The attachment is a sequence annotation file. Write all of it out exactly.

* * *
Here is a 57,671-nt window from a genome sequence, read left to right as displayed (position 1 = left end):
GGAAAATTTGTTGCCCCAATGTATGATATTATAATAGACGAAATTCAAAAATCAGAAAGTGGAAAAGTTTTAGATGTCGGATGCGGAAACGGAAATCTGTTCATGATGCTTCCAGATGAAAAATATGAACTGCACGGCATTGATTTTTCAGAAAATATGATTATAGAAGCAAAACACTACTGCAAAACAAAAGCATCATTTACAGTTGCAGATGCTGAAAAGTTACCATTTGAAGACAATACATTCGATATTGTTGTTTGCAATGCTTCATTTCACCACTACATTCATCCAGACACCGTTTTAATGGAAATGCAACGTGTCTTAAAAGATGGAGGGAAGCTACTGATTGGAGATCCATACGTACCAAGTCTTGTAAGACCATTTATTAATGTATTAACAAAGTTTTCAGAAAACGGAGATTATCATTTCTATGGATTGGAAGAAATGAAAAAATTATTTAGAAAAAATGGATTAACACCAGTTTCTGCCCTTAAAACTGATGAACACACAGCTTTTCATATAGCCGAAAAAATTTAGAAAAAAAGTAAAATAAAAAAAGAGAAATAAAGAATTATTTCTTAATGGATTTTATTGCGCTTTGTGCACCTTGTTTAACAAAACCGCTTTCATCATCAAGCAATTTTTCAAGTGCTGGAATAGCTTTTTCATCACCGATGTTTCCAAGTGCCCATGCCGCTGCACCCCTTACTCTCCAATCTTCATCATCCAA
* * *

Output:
Here is a 57,671-nt window from a genome sequence, read left to right as displayed (position 1 = left end):
GGAAAATTTGTTGCCCCAATGTATGATATTATAATAGACGAAATTCAAAAATCAGAAAGTGGAAAAGTTTTAGATGTCGGATGCGGAAACGGAAATCTGTTCATGATGCTTCCAGATGAAAAATATGAACTGCACGGCATTGATTTTTCAGAAAATATGATTATAGAAGCAAAACACTACTGCAAAACAAAAGCATCATTTACAGTTGCAGATGCTGAAAAGTTACCATTTGAAGACAATACATTCGATATTGTTGTTTGCAATGCTTCATTTCACCACTACATTCATCCAGACACCGTTTTAATGGAAATGCAACGTGTCTTAAAAGATGGAGGGAAGCTACTGATTGGAGATCCATACGTACCAAGTCTTGTAAGACCATTTATTAATGTATTAACAAAGTTTTCAGAAAACGGAGATTATCATTTCTATGGATTGGAAGAAATGAAAAAATTATTTAGAAAAAATGGATTAACACCAGTTTCTGCCCTTAAAACTGATGAACACACAGCTTTTCATATAGCCGAAAAAATTTAGAAAAAAAGTAAAATAAAAAAAGAGAAATAAAGAATTATTTCTTAATGGATTTTATTGCGCTTTGTGCACCTTGTTTAACAAAACCGCTTTCATCATCAAGCAATTTTTCAAGTGCTGGAATAGCTTTTTCATCACCGATGTTTCCAAGTGCCCATGCCGCTGCACCCCTTACTCTCCAATCTTCATCATCCAA